Wyoming Moves To Become Nation's Leader in Carbon Capture and Helium
I called the Cowboy State home for 7 years and I wouldn't call it the greenest state in the union. Wyoming is a leader in coal mining, mostly taken from the Powder River Basin, and now the state is angling to become a leader in the unproven and fantastical technology known as carbon capture and sequestration. On Monday, federal officials released their draft environmental study for a CCS project in western Wyoming. We'll see if it ever really happens. The Casper Star Tribune reports that Cimarex Energy Co. of Denver is proposing to construct the large-scale carbon sequestration project as part of its Rand Butte Project along the Wyoming Range in southwest Wyoming.
Cimarex is willing to put up $100 million to make the largest sequestration project in the world. The site would also create about 30 percent of the world's helium production. The 34-acre CCS plant would be built on land put aside for schools in Sublette County, right near the Bridger-Teton National Forest boundary.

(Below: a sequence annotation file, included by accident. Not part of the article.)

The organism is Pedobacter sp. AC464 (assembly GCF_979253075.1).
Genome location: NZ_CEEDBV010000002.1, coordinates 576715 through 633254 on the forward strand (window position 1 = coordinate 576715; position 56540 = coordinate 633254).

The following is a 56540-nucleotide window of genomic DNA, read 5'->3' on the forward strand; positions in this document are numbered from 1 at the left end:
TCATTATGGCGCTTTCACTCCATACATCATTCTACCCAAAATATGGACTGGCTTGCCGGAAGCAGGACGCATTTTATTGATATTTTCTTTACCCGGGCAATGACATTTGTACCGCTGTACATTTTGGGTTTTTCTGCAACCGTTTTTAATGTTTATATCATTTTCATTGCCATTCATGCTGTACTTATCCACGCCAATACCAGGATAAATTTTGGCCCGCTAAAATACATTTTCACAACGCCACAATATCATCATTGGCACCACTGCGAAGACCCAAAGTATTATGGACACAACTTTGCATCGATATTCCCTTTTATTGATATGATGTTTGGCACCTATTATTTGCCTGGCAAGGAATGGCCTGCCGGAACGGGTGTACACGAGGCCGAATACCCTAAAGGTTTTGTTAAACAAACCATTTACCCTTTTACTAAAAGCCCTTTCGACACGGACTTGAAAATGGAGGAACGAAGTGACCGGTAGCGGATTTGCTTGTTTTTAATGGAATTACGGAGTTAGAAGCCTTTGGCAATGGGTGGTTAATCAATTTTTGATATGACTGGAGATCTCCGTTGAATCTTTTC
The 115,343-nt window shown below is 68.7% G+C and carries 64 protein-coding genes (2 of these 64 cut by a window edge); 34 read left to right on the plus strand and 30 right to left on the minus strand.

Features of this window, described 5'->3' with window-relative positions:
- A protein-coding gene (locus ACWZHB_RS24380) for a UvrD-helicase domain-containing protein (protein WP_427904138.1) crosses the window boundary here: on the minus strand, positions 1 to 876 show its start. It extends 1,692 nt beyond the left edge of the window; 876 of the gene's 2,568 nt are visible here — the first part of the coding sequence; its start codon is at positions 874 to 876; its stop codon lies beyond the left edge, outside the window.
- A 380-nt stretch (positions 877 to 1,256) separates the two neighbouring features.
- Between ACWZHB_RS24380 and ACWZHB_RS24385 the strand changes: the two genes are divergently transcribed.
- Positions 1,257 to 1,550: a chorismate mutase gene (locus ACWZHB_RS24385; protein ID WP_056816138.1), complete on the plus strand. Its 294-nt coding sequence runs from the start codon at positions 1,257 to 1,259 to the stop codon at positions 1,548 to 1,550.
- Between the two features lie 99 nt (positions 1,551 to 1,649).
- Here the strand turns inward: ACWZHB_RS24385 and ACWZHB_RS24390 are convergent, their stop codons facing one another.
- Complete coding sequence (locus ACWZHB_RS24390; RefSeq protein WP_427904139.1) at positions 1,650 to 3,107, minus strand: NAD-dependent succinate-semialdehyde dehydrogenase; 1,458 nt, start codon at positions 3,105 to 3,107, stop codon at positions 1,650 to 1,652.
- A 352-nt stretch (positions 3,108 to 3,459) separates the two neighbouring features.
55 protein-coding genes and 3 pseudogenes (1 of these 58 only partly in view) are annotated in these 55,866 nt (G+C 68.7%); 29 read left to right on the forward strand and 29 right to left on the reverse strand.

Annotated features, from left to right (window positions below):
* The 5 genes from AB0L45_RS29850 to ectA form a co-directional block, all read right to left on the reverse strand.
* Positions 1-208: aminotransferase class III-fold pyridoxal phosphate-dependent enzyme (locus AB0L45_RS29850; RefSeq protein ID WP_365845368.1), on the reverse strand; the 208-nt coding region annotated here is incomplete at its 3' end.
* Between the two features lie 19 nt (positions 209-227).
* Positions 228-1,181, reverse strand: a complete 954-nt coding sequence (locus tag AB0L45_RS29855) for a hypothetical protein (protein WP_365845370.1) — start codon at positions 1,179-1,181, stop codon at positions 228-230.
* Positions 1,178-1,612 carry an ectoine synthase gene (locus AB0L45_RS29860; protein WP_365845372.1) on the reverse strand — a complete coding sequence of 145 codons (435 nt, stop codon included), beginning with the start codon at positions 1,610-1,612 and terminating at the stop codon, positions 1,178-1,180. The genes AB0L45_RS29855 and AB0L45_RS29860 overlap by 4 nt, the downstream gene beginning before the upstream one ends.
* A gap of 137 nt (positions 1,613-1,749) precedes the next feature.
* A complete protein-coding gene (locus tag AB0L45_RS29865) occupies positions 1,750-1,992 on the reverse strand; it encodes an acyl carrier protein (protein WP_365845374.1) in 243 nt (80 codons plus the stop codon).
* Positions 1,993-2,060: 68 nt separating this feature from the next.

There are no large scale CCS projects operational in the world. Wyoming, however, passed legislation that makes it legal to store carbon underground. CCS has been championed by the coal industry as a get-out-of-jail-free card, meaning that we can keep burning coal and battle climate change. The problem is that no one knows what are the consequences of storing carbon underground. I wouldn't want it buried under my town. Would you?